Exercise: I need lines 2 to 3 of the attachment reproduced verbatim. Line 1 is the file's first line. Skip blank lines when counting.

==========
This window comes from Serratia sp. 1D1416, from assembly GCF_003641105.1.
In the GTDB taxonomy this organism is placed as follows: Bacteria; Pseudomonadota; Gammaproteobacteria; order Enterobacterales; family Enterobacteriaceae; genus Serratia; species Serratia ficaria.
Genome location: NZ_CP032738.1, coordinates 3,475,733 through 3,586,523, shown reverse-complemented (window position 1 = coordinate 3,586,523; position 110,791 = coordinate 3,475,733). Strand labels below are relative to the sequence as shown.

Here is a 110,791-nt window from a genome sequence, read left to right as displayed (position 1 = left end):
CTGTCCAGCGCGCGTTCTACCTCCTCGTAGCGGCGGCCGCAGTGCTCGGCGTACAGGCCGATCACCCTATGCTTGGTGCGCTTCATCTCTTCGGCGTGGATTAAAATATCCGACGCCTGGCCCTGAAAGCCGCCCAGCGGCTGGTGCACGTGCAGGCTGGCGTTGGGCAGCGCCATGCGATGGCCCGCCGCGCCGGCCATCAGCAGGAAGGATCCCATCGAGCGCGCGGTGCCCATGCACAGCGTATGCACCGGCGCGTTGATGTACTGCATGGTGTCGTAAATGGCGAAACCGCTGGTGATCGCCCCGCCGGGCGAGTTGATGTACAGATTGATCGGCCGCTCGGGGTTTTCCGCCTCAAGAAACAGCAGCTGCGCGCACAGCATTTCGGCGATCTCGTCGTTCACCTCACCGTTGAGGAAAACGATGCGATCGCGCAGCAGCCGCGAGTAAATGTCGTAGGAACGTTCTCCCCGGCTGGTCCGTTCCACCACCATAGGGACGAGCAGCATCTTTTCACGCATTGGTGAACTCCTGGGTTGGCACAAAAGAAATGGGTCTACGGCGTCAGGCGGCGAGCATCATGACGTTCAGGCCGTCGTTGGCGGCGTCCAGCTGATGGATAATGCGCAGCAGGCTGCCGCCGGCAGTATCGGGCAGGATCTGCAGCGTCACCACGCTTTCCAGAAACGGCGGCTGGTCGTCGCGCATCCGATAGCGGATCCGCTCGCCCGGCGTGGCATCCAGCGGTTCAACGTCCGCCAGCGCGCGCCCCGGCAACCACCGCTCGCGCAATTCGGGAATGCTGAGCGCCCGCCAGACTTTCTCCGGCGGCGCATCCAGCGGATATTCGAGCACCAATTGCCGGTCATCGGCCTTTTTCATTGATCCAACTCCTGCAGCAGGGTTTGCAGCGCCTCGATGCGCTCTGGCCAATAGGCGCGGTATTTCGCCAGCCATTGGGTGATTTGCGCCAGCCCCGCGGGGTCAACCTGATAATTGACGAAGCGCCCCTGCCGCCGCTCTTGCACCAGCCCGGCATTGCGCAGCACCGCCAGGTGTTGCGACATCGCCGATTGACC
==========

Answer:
In the GTDB taxonomy this organism is placed as follows: Bacteria; Pseudomonadota; Gammaproteobacteria; order Enterobacterales; family Enterobacteriaceae; genus Serratia; species Serratia ficaria.
Genome location: NZ_CP032738.1, coordinates 3,475,733 through 3,586,523, shown reverse-complemented (window position 1 = coordinate 3,586,523; position 110,791 = coordinate 3,475,733). Strand labels below are relative to the sequence as shown.